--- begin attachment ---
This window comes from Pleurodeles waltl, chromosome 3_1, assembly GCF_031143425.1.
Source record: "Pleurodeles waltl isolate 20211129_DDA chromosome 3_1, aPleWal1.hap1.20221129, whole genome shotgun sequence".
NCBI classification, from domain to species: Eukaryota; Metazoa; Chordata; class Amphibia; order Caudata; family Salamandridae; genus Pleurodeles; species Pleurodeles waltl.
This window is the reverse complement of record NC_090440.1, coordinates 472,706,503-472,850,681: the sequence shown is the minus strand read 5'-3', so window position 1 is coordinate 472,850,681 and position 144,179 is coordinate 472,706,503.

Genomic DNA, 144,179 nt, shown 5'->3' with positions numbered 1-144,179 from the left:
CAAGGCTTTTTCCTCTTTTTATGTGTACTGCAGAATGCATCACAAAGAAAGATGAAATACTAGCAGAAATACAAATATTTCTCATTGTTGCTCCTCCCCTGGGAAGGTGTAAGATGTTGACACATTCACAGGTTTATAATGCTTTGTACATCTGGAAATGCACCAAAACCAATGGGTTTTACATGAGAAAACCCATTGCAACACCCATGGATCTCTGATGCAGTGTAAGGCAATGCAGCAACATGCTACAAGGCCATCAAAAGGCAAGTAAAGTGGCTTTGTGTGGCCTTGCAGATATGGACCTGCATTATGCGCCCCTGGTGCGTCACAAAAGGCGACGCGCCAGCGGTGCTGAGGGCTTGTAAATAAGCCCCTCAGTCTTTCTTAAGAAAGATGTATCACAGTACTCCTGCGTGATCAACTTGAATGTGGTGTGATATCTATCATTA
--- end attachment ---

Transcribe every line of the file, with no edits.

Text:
This window comes from Pleurodeles waltl, chromosome 3_1, assembly GCF_031143425.1.
Source record: "Pleurodeles waltl isolate 20211129_DDA chromosome 3_1, aPleWal1.hap1.20221129, whole genome shotgun sequence".
NCBI classification, from domain to species: Eukaryota; Metazoa; Chordata; class Amphibia; order Caudata; family Salamandridae; genus Pleurodeles; species Pleurodeles waltl.
This window is the reverse complement of record NC_090440.1, coordinates 472,706,503-472,850,681: the sequence shown is the minus strand read 5'-3', so window position 1 is coordinate 472,850,681 and position 144,179 is coordinate 472,706,503.

Genomic DNA, 144,179 nt, shown 5'->3' with positions numbered 1-144,179 from the left:
CAAGGCTTTTTCCTCTTTTTATGTGTACTGCAGAATGCATCACAAAGAAAGATGAAATACTAGCAGAAATACAAATATTTCTCATTGTTGCTCCTCCCCTGGGAAGGTGTAAGATGTTGACACATTCACAGGTTTATAATGCTTTGTACATCTGGAAATGCACCAAAACCAATGGGTTTTACATGAGAAAACCCATTGCAACACCCATGGATCTCTGATGCAGTGTAAGGCAATGCAGCAACATGCTACAAGGCCATCAAAAGGCAAGTAAAGTGGCTTTGTGTGGCCTTGCAGATATGGACCTGCATTATGCGCCCCTGGTGCGTCACAAAAGGCGACGCGCCAGCGGTGCTGAGGGCTTGTAAATAAGCCCCTCAGTCTTTCTTAAGAAAGATGTATCACAGTACTCCTGCGTGATCAACTTGAATGTGGTGTGATATCTATCATTA